1. What’s your name? Where can we find you? Blog? Twitter? Facebook?
I’m Elizabeth Corrigan! The best place to find me is on Facebook.
2. Tell us a little about your life outside of the world of writing.
Well, I’m just coming out of NaNoWriMo, so I’m a little like, “What is life outside of writing?” 😉
By day I am an Army contractor. I’m a QA data analyst for a part of the Army that works on monitoring and preventing suicides and other behavioral health issues. By night, when I’m not writing, I’m usually playing games. I’m a huge fan of cooperative board games and tabletop role-playing games.
3. How long have you been writing? What genres have you written? They don’t have to be published.
I wrote my first novel in high school. My friends all liked it, but in actuality, it was terrible. It was an over-dramatic contemporary young adult novel. My published novels are all fantasy novels—the first three books in the Earthbound Angels series and my mystery/fantasy Catching a Man. Last week I finished the first draft of my first science fiction novel, which I hope to publish next fall.
4. What has been the greatest influence to your writing? Other authors, life experiences, etc…
My writing has so many influences, it’s hard to pick any as the “greatest.” Probably the thing that has sparked the most plots for me is my dreams. I can’t count how many times I’ve woken up from a vivid dream and thought, “That would be a great novel!” Sometimes it pans out and sometimes it does not.
My Earthbound Angels series is most influenced by the television show Supernatural and the Nightside books by Simon R. Green. Probably the biggest fiction influence on Catching a Man was the novel Poison Study by Maria V. Snyder. She wrote about a military dictatorship who were the good guys, and I wanted to do something just as different.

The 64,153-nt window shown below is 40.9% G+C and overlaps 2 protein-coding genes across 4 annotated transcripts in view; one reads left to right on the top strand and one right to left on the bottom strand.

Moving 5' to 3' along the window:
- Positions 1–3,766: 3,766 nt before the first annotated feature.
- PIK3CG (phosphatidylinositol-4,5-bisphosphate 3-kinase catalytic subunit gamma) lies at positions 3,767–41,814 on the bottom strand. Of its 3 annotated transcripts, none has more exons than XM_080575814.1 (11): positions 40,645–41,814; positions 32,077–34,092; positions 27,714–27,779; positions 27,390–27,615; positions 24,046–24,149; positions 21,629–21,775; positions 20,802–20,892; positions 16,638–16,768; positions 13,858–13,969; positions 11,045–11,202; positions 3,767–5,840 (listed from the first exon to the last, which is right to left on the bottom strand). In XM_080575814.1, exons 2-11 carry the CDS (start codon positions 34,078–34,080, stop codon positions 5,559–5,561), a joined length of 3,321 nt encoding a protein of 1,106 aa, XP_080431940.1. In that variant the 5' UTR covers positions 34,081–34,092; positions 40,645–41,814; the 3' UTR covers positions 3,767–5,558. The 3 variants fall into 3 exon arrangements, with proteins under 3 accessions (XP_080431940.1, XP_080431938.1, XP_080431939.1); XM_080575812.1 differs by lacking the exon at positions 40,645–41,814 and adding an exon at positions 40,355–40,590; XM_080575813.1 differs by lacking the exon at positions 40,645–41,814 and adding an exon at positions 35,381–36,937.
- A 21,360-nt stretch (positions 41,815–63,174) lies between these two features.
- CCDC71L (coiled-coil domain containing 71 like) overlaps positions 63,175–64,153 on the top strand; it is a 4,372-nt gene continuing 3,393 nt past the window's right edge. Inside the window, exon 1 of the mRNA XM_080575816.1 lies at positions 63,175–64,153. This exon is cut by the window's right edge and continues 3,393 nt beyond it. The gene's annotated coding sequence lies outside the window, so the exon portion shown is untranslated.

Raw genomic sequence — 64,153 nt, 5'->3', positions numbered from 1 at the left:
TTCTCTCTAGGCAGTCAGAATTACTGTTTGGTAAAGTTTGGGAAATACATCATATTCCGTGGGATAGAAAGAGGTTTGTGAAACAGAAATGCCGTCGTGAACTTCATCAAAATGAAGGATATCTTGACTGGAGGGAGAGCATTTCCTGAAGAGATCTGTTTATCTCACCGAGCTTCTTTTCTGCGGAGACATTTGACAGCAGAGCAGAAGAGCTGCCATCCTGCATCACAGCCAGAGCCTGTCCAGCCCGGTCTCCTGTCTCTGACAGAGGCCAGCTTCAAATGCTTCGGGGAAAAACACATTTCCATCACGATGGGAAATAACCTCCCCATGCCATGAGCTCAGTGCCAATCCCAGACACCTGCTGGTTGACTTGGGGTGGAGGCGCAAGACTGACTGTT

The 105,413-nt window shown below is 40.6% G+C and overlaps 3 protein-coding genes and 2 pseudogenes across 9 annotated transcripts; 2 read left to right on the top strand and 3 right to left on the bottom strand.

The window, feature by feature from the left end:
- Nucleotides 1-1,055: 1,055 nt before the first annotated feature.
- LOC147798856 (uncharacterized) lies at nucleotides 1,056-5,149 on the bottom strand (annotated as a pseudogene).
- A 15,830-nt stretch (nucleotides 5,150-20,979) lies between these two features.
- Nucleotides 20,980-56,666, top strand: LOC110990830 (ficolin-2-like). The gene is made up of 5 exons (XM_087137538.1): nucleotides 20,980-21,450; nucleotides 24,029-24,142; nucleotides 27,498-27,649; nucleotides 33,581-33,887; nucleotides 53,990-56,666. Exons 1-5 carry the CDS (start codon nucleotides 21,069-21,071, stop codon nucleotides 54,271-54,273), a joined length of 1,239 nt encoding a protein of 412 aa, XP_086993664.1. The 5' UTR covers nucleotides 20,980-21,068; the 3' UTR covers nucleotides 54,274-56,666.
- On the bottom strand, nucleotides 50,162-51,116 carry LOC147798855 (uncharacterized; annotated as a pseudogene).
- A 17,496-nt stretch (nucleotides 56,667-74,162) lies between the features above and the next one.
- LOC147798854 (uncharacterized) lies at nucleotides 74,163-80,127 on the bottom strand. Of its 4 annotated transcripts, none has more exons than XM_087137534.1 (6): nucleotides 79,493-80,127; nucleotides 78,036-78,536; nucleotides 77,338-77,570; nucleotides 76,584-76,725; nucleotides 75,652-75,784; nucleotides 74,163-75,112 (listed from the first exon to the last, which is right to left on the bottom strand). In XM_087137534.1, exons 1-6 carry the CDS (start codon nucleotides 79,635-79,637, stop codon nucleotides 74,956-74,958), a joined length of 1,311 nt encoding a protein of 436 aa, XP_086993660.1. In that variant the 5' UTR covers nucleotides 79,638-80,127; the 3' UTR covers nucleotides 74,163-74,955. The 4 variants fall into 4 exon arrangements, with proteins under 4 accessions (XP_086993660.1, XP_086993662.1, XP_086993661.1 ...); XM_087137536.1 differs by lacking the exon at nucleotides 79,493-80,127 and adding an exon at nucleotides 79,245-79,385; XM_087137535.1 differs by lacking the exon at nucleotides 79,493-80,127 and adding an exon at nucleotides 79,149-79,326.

As for my writing structure, that has been influenced a lot by Red Adept Publishing/Editing. They’ve really helped me clean up my style.
5. Are you currently writing anything now? If so tell us about it? If not make something up…
I just finished the first draft of a science fiction novel called Arachne’s Web. It’s a space opera about a group of characters who are suddenly having memories of past lives. One of its working titles is “Space Trains” because the primary method of traveling between moons is trains in space. And yes, one of the first scenes features two of the characters robbing the train.
Up next after that is the sequel to Catching a Man, because I’ve been putting that off for way too long.
6. How do you typically begin your projects? Do you create outlines and character profiles or jump in head first with the initial idea? And do you focus on just one at a time?
I spent a lot of time planning books in my head before I write anything down. It’s something for my mind to do when I’m bored on a long car drive or I’m trying to fall asleep. At this point in time, I’m on-and-off working on about 6 series in my head. I generally do a brief outline, just a one-liner of what’s going to be in each chapter, before I start writing, and I find that my outlines change a lot as I write the novel.
7. What aspect of your writing do you consider your strength? Your weakness?
I always say my strength is punchy dialogue. I like writing conversations between characters. People also tell me I’m good at having distinct voices for my characters. My weakness is descriptions. I don’t pay attention to them when I read, so I don’t bother putting them in my first drafts. I have whole scenes that have no real setting. So when I edit, I need to pay extra close attention to putting in that kind of detail.
8. After publishing, the next trouble facing writers is marketing. What do you typically do when marketing your novel? Do you have tips you’d like to share?
Can I go back and make marketing my weakness on the above question? I’m definitely not great at it. I’m trying out some new things, though, that will hopefully work out. BookRazor is a great service that will help you find reviewers.
9. What advice would you give a writer who is starting out?
If someone asks you to pay for their publishing service, they are not a real publisher! Read the Query Shark archives to learn how to query (and write book descriptions). Don’t believe people when they say you have to write for you—you can write for any reason you want. But you’ll probably be happiest if you’re writing for yourself.